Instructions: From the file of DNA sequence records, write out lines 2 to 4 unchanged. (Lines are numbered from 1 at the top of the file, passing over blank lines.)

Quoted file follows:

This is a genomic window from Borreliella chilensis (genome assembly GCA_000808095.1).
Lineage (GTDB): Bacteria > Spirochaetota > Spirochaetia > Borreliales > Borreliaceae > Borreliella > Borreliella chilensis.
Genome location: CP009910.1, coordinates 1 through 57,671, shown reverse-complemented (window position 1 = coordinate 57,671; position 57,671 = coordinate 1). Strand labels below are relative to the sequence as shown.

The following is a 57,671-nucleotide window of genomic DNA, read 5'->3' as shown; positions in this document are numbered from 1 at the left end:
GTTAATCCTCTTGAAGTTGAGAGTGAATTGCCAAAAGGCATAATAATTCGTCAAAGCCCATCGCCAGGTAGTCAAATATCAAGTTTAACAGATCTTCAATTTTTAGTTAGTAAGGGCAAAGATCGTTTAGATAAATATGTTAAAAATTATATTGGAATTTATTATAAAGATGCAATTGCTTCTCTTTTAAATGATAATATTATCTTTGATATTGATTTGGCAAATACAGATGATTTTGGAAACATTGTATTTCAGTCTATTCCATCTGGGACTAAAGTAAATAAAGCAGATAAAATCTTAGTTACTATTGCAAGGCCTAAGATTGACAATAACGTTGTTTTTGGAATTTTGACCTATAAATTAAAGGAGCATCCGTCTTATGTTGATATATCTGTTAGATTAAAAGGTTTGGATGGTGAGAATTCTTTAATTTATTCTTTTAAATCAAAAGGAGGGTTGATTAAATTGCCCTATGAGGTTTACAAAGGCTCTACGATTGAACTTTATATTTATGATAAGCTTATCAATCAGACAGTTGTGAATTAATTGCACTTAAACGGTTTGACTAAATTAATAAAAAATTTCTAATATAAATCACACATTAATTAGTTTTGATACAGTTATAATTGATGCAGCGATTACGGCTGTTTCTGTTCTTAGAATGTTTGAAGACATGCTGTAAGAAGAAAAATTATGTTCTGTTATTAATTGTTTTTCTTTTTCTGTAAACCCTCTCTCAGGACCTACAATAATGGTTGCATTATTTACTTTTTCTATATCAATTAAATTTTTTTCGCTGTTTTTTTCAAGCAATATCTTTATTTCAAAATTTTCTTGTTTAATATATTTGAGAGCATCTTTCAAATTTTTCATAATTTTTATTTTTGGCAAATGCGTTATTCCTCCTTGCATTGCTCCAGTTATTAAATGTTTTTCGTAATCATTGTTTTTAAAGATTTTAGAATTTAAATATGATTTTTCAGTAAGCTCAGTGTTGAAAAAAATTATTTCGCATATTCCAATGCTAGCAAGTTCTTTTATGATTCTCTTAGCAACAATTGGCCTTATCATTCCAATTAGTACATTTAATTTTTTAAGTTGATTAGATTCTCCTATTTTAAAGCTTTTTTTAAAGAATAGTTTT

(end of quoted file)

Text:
Lineage (GTDB): Bacteria > Spirochaetota > Spirochaetia > Borreliales > Borreliaceae > Borreliella > Borreliella chilensis.
Genome location: CP009910.1, coordinates 1 through 57,671, shown reverse-complemented (window position 1 = coordinate 57,671; position 57,671 = coordinate 1). Strand labels below are relative to the sequence as shown.

The following is a 57,671-nucleotide window of genomic DNA, read 5'->3' as shown; positions in this document are numbered from 1 at the left end: